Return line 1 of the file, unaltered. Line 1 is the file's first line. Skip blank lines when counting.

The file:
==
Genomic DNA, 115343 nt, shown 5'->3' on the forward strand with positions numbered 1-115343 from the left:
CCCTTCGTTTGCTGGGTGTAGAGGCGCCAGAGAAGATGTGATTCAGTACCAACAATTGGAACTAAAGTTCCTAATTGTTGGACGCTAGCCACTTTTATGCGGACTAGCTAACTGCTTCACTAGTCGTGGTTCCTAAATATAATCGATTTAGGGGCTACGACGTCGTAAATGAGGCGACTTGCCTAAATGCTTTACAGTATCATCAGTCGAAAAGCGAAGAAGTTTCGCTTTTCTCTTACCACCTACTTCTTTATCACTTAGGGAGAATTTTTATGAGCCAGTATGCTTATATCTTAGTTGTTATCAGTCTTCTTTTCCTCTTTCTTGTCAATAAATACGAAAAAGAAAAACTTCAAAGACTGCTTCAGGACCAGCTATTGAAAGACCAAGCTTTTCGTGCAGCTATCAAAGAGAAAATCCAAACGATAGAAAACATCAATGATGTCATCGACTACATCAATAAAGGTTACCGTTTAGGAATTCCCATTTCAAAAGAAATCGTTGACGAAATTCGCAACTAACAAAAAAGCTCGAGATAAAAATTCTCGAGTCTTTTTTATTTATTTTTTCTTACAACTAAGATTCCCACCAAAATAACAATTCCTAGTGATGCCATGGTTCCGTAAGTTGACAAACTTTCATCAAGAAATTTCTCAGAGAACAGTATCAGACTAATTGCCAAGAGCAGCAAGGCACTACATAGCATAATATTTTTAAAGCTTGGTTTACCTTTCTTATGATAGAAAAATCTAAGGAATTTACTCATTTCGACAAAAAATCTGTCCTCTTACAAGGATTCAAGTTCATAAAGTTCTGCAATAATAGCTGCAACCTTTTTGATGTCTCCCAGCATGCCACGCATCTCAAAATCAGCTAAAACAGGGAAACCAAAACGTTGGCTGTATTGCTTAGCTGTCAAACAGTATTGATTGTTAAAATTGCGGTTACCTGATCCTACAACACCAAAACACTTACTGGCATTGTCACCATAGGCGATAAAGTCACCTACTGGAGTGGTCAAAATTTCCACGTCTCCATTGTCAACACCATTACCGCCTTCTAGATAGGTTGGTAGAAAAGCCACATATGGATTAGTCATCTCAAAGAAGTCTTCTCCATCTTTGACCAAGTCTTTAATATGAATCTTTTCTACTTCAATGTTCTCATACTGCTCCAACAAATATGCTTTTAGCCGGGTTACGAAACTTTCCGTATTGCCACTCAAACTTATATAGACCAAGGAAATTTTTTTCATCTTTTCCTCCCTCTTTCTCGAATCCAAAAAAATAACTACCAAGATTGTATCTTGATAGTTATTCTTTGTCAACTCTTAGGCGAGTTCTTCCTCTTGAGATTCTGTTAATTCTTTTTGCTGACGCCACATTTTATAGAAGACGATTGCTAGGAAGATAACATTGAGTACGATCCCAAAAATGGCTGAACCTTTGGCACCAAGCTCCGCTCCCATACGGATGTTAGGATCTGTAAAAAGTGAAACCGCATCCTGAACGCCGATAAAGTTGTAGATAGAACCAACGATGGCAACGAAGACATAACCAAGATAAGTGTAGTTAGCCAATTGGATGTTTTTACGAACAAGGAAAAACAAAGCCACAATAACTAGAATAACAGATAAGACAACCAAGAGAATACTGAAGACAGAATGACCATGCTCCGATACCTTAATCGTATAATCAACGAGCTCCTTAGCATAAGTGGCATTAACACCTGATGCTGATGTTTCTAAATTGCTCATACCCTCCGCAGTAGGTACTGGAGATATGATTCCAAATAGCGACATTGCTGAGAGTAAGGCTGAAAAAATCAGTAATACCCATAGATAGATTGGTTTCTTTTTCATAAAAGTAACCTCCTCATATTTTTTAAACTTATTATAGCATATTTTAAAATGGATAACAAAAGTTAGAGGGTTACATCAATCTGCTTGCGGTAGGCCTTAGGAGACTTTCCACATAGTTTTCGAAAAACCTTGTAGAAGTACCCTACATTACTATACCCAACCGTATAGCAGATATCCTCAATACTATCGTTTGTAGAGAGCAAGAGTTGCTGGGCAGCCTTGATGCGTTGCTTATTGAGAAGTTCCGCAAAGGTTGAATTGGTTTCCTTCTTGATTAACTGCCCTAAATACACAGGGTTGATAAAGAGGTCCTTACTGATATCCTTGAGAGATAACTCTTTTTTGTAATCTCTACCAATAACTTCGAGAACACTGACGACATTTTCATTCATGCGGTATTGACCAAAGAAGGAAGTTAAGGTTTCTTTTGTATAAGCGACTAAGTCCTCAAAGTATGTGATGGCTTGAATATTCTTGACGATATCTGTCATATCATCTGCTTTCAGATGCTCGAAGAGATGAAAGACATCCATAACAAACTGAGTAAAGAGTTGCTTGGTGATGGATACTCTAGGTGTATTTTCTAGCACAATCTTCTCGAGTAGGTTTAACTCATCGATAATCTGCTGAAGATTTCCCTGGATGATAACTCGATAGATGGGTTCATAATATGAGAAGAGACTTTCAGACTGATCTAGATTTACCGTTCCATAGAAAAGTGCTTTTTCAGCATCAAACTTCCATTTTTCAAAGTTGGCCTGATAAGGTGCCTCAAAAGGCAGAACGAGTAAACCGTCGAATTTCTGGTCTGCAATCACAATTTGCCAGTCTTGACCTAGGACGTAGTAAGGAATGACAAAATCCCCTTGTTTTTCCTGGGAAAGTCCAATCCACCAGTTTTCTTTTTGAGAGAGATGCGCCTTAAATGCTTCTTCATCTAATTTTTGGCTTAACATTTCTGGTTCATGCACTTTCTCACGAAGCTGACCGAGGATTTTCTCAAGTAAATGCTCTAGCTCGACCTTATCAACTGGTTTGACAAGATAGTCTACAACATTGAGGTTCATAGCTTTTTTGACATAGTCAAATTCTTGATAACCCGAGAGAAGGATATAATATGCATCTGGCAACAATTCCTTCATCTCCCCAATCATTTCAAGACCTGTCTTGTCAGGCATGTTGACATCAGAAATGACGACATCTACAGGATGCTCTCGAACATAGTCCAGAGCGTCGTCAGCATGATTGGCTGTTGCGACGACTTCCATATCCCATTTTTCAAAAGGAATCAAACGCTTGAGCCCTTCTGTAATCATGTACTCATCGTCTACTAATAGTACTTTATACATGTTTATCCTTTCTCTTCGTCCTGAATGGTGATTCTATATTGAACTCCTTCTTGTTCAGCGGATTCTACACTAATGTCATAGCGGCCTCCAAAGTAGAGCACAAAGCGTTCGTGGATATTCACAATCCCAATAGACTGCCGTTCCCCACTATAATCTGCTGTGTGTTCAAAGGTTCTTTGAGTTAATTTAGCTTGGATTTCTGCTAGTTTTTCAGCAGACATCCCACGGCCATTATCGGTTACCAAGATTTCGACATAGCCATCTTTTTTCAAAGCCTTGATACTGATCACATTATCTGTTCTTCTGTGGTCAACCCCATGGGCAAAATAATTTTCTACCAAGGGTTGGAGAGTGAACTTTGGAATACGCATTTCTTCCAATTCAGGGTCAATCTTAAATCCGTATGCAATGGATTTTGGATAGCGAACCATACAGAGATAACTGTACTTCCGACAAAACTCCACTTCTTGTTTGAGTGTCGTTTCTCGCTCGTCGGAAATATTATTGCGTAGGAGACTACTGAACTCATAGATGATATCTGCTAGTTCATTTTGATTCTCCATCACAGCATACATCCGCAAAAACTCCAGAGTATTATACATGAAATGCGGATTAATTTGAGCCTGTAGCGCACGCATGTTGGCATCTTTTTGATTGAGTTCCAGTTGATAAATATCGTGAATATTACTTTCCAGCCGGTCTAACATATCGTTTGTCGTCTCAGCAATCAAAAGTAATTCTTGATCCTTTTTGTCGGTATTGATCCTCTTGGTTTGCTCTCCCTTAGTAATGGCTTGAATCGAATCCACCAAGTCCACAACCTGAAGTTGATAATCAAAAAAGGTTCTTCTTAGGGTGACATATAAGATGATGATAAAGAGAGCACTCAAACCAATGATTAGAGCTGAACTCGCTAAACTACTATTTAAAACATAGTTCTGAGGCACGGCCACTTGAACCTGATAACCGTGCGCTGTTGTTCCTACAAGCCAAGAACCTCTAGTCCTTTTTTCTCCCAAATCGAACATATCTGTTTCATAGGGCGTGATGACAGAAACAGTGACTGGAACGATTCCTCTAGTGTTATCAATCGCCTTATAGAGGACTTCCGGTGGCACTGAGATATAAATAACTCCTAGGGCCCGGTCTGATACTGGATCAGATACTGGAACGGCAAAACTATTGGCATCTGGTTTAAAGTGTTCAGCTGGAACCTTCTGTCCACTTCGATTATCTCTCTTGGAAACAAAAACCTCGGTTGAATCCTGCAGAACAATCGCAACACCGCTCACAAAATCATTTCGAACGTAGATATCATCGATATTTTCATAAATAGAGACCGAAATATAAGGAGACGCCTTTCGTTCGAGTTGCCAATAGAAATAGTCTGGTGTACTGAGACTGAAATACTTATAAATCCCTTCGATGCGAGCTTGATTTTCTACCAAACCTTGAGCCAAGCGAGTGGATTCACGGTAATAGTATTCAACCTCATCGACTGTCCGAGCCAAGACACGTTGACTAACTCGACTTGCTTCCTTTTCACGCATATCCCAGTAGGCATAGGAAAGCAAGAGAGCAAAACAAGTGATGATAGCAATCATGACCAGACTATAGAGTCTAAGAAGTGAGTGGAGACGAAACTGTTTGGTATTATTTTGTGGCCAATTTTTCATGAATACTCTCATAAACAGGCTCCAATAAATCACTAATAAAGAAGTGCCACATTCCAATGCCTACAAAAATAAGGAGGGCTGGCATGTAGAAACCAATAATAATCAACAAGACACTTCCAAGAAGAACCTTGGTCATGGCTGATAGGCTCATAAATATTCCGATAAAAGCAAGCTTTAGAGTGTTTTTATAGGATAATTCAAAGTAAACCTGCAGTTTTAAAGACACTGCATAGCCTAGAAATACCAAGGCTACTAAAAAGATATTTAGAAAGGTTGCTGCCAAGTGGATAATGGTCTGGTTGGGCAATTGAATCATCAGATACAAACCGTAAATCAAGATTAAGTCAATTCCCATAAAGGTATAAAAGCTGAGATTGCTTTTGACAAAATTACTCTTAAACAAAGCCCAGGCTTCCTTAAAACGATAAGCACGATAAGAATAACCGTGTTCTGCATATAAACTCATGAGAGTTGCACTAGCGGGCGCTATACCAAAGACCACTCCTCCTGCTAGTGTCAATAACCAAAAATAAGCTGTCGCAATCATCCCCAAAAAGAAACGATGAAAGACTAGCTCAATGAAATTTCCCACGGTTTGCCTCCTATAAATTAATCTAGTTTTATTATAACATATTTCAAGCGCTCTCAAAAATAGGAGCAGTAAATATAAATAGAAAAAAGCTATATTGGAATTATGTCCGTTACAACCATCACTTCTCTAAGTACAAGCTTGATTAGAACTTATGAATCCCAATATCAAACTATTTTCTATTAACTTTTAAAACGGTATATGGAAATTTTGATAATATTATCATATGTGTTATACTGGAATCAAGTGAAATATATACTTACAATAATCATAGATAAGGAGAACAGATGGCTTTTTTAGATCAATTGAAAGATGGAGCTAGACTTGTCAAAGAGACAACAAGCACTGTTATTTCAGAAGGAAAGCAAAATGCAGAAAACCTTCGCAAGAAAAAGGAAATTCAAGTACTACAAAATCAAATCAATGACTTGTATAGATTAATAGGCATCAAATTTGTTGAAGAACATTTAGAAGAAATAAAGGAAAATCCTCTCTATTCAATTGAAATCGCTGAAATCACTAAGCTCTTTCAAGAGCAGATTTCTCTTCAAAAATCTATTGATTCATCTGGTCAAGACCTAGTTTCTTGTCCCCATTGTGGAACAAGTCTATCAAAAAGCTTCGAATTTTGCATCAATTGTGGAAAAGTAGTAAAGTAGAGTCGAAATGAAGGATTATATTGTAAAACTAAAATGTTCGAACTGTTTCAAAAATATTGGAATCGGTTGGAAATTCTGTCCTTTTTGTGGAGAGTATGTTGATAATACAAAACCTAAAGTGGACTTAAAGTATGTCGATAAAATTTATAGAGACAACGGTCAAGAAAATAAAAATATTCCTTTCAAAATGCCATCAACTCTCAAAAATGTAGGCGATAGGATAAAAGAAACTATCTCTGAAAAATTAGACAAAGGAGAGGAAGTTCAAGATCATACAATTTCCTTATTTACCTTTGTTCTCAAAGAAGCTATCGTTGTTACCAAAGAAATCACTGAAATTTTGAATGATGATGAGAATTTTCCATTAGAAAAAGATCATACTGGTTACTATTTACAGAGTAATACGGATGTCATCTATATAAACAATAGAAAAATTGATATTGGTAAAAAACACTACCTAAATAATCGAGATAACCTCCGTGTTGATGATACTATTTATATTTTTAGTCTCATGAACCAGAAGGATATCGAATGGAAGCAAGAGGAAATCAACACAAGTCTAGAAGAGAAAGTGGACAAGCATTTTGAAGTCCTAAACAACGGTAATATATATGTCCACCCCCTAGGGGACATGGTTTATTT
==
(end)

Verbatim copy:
Genomic DNA, 115343 nt, shown 5'->3' on the forward strand with positions numbered 1-115343 from the left: